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What Is Wargaming?




When I mention to people that my hobby is wargaming I generally get one of the following replies;

"Are you that lot that dress up like New Romantics, call yourselves the Soiled Nuts and bash each other with long poles?"

"Uh ... do you really enjoy shooting globs of Day-Glo emulsion at each other whilst dolled out in army surplus dungarees and snorkeling masks?"

"You look a bit old to be hacking on that interweb thing."

The truth is worse than this, much worse. We play with toy soldiers.

It was the Germans, bless 'em, who came up with wargaming as we know it. Games based on strategy and manoeuvre, such as chess, have a long history but during the Napoleonic Wars the Prussians introduced proper wargames as a training tool for their officers.

The game consisted of moving wooden blocks, representing units such as regiments and battalions, around a model terrain or map. Rules for combat were devised and it wasn't long before dice were introduced to reflect the element of chance that plays such a large part in warfare.

HG Wells was one of the first people to take up wargames for entertainment rather than as part of professional training. His simple rules, outlined in the book Little Wars used matchstick-firing toy cannon to knock over lead soldiers.

Many disparate souls dabbled in isolation until the fifties and sixties when people such as Brigadier Peter Young, Charles Grant and Donald Featherstone started to form clubs.

The advent of formal rules, whose aim was to reproduce warfare as accurately as possible, and both suitable plastic 'toy' figures and proper metal wargames figures meant wargaming soon became popular in Britain.

Nowadays there are wargames clubs all over the English speaking countries and Europe, and a burgeoning of clubs in the Far East. National and international competitions proliferate and it's a rare weekend that doesn't have a wargames show somewhere.

Most wargamers paint their own figures, though those that profess to be either too cack-handed, too cross-eyed or simply too rich, buy their armies ready painted.

One of the great attractions of the hobby is researching formations, tactics and uniforms, and then letting your hidden artistic talents loose on something that you will actually use (rather than gather dust in the downstairs toilet).

Wargames cover every form of combat you can think of. I have even seen rules for the Cod 'War' between Britain and Iceland in the 1970s, Doctor Who taking on the Daleks and even football hooligans biffing each other before the big match.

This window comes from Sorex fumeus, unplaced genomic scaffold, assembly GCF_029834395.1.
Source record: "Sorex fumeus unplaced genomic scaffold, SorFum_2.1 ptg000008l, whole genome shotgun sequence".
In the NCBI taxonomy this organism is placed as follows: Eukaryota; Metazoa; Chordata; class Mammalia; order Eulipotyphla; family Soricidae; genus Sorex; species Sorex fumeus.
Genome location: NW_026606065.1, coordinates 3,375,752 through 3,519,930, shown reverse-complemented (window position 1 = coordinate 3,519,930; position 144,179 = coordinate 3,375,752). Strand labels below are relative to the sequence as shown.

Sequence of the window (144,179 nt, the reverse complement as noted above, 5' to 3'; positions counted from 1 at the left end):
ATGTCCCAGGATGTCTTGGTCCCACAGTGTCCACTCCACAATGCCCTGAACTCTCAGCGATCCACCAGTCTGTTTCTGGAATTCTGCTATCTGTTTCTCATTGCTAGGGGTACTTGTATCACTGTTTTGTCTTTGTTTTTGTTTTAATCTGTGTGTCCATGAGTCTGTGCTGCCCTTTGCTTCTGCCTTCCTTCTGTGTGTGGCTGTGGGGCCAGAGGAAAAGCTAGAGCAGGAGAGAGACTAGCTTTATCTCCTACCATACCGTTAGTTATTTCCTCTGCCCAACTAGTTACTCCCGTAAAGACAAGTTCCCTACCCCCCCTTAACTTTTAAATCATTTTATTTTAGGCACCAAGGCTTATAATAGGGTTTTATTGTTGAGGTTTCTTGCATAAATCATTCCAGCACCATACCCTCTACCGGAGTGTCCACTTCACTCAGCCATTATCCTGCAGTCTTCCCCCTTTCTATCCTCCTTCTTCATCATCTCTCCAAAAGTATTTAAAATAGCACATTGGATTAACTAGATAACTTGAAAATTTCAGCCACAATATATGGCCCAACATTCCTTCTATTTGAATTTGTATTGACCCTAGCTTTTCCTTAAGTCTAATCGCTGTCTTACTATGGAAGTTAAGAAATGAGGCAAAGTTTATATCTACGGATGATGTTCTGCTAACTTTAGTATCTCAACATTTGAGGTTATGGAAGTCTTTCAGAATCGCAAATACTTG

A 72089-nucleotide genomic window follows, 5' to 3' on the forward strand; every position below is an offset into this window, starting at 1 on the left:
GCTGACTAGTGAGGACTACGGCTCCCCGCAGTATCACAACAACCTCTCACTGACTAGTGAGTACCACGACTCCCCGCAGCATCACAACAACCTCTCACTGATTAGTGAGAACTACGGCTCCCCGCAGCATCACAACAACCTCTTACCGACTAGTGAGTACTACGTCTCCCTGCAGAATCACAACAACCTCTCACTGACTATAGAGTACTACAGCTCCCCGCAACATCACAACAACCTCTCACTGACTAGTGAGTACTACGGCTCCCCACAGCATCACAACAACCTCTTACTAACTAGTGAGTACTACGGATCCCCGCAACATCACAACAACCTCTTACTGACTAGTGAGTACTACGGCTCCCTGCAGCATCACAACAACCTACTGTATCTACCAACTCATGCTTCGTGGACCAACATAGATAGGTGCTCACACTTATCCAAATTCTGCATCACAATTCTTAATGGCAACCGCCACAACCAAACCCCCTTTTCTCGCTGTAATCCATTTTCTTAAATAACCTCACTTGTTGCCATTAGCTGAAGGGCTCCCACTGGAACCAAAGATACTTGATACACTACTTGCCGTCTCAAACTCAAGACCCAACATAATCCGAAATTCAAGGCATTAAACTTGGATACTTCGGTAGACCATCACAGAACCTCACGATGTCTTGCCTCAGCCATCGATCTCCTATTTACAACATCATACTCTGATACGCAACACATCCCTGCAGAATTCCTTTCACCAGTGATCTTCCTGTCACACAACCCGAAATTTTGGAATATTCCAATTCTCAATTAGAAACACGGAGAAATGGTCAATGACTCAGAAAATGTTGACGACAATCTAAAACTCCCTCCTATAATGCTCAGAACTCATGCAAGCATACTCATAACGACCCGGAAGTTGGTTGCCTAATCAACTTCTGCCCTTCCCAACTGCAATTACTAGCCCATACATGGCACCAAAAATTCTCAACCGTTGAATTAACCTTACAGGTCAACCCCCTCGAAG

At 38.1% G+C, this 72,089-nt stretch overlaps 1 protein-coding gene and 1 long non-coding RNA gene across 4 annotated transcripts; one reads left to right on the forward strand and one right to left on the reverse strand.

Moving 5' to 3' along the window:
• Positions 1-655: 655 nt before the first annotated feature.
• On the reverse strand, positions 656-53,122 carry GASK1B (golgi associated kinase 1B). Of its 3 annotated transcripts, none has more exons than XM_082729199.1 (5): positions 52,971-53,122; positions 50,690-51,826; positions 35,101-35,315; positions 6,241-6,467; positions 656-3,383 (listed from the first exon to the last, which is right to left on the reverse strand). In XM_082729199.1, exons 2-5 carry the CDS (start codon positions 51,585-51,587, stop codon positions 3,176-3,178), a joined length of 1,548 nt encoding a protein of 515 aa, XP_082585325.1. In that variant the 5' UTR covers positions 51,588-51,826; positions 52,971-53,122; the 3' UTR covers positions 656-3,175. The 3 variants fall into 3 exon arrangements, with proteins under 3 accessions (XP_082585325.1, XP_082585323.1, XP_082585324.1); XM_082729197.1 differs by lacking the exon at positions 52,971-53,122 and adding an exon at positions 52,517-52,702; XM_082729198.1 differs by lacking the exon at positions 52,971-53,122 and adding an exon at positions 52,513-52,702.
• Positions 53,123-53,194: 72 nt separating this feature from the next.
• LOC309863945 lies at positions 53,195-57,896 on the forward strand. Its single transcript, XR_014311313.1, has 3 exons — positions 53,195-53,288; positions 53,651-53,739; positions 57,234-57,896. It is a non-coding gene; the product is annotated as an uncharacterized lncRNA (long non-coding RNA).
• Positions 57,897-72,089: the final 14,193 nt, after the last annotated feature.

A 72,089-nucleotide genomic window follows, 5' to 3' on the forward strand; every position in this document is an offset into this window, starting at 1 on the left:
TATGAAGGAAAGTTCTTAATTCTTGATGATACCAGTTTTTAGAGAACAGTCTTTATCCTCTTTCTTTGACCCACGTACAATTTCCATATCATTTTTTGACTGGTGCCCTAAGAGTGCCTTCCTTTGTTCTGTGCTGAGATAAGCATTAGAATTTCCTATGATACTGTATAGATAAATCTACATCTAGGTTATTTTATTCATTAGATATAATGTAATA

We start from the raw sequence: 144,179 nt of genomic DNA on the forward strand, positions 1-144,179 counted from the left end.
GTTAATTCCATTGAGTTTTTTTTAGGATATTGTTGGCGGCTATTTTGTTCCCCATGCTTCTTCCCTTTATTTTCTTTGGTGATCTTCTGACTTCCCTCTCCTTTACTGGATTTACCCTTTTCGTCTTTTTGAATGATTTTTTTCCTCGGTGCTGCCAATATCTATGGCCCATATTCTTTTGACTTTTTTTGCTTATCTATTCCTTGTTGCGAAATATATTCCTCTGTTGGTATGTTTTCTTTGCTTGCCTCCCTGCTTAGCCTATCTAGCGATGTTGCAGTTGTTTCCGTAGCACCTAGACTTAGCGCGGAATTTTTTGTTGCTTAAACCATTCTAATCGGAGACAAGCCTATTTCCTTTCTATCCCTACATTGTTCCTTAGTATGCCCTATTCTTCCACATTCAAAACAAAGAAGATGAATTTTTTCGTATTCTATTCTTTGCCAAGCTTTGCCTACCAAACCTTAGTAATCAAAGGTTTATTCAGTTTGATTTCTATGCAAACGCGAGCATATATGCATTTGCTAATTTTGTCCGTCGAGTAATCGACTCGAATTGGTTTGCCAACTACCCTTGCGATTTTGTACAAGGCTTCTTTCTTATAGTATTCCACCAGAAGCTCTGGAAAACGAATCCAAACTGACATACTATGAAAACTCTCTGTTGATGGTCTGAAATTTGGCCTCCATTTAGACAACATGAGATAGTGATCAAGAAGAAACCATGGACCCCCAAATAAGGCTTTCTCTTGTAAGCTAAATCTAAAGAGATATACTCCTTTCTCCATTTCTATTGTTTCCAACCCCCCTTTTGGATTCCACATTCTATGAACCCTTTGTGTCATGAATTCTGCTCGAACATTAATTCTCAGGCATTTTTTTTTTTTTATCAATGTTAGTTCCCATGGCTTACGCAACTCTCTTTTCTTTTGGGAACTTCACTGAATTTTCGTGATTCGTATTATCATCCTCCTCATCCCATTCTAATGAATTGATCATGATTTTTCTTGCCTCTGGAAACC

Each period, be it Ancients, Napoleonic or Far, Far In The Future has its own rules. Most have several sets though usually one reigns supreme, for a while anyway. The model soldiers come in different sizes too, most commonly from 6mm tall to 30mm.

New rules, including all sorts of innovations and twists-on-a-theme, regularly burst upon the scene. Every set of rules is eventually superseded by another, improved set. This continuous evolution is one of the big attractions of the hobby - it never stands still.

Is there a justification for playing at war? War is without doubt the worst thing we have visited upon our world. However this does not stop people watching graphic representations of war, death and suffering in films and on TV. Wargames may seem like a sanitised exercise a million miles from reality but the depth of knowledge and research required to properly participate in the hobby leads to a better understanding of what war really means. We keep the past alive. Indeed wargaming has provided academic research with a good deal of insight into ancient warfare. If nothing else it keeps us off the streets.

A typical game starts with the protagonists glaring at each other across a six by four foot table. Arranged before them on the green baize are the serried ranks of determined lead men, neat in their tightly packed formations.

Bright green polystyrene hills and scruffy trees pinched from last year's Christmas cake lay scattered at random. The harsh glare from the community centre lights glint off the tin swords. A set of rules, collection of dice, extendible rule and pint of beer complete the picture.

Battle is joined, dice are thrown (sometimes at opponents). Obscure regulations are excavated from the deepest recess of the rules, argued over and cursed by one side for all of eternity.

After two or three hours the game is won and lost. One of the protagonists makes his happy way home exulting in the glow of victory, blessing his little men, his happy few, his band of brothers.

The other will curse the rules for their complete lack of realism and swear to nail shut for ever his box of figures. Just before sleep covers his weary eyes however, a thought smoothes his furrowed brow; "Next time I'll use exploding cows" *

* Ming Chinese thunder-bomb oxen, see De Bellis Multitudinis (DBM) Book 4, Army 73.




"Seeks painted trifles and fantastic toys,

and eagerly pursues imaginary joys"

John Bartlett



"Whose game was empires and whose stakes were thrones,

whose table earth, whose dice were bones"

Lord Byron


"C'est magnifique, mais ce n'est pas la guerre"

Marshal Canrobert




"Life is a game in which the rules are constantly changing; nothing spoils a game more than those who take it seriously"

Quentin Crisp


"We are the hard-luck folk, who strove

Zealously, but in vain;

We lost and lost, while our comrades throve,

And still we lost again"

The song of the Unsuccessful

Richard Burton


White Ensign Model's 1/700 Sunderland


"O perdurable shame! Let's stab ourselves.

Be these the wretches that we play'd at dice for?"

Henry V


 English Longbows


"The game's afoot: Follow your spirit;

and upon this charge cry

'God for Harry! England and Saint George!"

Henry V





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